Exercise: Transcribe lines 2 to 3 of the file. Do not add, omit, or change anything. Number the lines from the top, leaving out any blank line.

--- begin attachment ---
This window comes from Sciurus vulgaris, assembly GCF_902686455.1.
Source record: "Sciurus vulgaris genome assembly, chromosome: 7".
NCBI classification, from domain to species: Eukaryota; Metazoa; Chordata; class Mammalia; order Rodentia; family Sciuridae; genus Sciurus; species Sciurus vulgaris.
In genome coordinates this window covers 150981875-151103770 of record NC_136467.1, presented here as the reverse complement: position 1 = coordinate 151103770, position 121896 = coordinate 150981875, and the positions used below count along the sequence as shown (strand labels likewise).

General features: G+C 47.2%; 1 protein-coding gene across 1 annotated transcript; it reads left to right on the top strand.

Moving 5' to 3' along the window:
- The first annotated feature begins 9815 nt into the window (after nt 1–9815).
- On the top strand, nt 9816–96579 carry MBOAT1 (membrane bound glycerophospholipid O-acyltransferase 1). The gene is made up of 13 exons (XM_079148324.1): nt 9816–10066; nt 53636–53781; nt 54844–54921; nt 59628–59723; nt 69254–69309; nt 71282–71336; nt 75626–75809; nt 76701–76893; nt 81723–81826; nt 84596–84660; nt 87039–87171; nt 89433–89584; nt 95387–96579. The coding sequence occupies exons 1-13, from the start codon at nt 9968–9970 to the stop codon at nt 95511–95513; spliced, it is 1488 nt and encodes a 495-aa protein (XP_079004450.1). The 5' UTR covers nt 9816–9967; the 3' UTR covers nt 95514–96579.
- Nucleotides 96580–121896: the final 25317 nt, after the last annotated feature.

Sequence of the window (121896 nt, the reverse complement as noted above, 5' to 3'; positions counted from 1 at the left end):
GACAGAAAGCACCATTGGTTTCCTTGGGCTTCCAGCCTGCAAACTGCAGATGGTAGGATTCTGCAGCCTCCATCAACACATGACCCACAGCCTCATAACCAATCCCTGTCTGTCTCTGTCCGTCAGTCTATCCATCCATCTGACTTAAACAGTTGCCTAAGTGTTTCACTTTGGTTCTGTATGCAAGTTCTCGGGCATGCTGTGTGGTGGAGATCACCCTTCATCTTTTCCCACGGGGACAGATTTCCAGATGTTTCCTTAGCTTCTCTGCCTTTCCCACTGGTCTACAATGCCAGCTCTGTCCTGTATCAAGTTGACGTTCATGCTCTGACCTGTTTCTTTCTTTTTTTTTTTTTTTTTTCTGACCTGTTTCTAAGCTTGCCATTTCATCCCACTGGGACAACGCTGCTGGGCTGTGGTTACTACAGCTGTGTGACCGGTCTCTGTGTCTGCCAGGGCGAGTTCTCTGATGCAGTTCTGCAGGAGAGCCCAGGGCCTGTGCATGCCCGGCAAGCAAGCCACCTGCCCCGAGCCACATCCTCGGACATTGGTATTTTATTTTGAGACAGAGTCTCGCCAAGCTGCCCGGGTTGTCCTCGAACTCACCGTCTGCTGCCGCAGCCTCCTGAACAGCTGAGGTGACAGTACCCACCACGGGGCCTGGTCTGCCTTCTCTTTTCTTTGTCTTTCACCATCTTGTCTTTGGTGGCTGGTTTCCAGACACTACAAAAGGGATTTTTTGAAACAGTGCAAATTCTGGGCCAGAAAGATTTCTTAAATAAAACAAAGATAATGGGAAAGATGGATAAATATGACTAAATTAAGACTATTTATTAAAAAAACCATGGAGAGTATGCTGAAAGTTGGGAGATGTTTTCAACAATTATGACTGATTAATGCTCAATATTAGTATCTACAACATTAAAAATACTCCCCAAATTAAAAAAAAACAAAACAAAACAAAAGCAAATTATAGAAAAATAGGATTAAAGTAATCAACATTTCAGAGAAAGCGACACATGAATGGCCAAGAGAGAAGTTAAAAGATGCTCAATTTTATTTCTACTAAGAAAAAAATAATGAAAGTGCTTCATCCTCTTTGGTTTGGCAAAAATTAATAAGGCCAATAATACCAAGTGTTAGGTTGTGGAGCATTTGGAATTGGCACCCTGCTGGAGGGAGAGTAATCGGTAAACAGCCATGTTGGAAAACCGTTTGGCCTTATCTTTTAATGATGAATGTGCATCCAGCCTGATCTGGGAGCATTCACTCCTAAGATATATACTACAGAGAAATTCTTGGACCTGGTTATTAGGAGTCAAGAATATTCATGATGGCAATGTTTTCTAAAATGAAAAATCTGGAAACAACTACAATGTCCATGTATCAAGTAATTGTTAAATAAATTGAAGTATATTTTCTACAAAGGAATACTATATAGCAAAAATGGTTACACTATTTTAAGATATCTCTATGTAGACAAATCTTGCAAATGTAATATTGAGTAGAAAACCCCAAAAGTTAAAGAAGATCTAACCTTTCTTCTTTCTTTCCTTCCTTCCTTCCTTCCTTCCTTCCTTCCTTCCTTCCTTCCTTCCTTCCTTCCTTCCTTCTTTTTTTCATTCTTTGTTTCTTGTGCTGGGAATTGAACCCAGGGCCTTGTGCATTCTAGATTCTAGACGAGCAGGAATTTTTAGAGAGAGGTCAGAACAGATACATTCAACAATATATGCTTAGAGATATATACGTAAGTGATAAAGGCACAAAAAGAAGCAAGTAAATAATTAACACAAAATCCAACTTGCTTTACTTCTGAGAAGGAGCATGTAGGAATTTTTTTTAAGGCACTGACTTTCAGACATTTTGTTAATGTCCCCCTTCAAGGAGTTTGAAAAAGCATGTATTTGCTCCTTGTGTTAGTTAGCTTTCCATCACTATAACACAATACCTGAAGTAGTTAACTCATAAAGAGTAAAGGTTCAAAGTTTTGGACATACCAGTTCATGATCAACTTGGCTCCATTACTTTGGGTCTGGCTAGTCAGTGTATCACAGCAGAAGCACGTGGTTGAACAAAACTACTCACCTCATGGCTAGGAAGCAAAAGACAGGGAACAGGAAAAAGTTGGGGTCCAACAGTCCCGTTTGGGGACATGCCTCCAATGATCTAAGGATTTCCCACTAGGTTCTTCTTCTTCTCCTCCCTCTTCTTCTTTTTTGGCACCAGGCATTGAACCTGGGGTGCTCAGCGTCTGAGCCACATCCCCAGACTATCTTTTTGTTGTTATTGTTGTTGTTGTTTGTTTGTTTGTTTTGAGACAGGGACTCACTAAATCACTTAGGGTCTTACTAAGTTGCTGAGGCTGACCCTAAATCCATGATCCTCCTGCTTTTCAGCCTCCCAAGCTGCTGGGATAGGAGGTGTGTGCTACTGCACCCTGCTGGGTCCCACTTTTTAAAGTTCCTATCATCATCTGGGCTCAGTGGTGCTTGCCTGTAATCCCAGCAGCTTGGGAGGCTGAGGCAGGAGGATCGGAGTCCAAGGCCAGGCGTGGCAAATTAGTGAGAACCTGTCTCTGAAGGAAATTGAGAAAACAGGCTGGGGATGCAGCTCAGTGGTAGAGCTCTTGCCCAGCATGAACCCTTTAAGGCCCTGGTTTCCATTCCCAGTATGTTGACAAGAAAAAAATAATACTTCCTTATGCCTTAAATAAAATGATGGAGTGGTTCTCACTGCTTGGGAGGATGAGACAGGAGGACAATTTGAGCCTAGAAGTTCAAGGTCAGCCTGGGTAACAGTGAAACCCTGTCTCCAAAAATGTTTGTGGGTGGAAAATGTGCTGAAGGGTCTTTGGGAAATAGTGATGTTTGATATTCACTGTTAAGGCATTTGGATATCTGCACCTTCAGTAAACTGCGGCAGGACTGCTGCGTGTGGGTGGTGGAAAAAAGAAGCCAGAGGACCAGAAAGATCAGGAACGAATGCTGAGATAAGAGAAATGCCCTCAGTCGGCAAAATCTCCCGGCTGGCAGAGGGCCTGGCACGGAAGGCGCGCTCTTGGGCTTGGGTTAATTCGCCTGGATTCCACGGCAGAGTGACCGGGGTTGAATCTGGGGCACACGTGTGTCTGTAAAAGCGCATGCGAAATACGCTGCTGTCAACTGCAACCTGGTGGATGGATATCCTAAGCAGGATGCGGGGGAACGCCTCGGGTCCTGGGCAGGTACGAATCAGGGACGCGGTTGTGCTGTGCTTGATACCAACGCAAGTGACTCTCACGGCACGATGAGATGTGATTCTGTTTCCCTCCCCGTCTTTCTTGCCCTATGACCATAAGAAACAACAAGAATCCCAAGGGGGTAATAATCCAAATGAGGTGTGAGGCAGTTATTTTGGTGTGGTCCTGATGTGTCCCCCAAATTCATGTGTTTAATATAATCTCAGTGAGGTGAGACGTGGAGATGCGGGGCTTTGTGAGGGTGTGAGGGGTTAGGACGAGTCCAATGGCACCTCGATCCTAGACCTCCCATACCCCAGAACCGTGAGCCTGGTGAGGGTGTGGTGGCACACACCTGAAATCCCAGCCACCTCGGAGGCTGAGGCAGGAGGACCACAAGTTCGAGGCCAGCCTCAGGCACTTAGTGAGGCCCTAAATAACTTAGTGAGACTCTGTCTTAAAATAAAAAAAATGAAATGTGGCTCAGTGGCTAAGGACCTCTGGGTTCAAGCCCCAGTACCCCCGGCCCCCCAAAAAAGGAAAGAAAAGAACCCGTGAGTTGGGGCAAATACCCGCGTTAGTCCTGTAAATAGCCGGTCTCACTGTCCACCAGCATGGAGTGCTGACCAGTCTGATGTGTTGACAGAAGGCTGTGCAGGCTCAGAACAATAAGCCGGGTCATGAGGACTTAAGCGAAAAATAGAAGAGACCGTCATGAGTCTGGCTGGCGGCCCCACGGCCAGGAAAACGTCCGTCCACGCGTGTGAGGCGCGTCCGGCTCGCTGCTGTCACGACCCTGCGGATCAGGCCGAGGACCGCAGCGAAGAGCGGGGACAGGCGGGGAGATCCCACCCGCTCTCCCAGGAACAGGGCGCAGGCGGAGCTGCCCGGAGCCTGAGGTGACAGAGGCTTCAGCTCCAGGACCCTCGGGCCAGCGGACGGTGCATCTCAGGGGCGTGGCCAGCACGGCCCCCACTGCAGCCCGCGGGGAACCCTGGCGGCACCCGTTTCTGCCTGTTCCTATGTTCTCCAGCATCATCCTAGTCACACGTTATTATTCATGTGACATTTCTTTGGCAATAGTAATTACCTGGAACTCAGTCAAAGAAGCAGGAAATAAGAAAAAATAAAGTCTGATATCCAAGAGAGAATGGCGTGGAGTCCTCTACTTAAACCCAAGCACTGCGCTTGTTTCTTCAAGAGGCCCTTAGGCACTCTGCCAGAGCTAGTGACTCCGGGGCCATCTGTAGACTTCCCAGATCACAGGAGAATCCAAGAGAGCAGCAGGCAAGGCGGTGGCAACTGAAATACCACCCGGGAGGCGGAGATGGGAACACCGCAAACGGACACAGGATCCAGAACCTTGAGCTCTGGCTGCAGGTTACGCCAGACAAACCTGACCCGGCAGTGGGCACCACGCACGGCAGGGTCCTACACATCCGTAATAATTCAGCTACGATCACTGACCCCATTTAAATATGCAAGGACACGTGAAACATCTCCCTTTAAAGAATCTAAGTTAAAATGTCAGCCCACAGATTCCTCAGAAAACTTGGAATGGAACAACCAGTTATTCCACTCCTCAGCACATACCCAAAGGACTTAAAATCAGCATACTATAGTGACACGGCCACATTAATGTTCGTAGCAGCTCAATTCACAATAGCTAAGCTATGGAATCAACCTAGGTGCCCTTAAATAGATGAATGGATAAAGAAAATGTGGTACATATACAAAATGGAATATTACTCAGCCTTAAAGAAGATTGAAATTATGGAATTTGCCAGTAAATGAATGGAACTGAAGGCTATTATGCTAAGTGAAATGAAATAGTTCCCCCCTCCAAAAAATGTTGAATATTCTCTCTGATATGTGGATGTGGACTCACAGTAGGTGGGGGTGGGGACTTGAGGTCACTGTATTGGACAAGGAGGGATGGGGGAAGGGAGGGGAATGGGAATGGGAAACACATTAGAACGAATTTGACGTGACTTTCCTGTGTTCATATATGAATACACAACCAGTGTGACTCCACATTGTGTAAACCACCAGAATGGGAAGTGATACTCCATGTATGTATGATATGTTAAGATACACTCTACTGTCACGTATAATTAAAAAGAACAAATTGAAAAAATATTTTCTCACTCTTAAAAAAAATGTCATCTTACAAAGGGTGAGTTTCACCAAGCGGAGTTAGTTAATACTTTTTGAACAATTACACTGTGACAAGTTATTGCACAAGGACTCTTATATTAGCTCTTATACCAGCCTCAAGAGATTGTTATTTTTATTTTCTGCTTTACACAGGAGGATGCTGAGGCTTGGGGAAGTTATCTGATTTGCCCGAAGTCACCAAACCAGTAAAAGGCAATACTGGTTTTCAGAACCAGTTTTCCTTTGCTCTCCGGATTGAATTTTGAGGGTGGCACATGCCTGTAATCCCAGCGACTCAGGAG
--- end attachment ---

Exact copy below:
Source record: "Sciurus vulgaris genome assembly, chromosome: 7".
NCBI classification, from domain to species: Eukaryota; Metazoa; Chordata; class Mammalia; order Rodentia; family Sciuridae; genus Sciurus; species Sciurus vulgaris.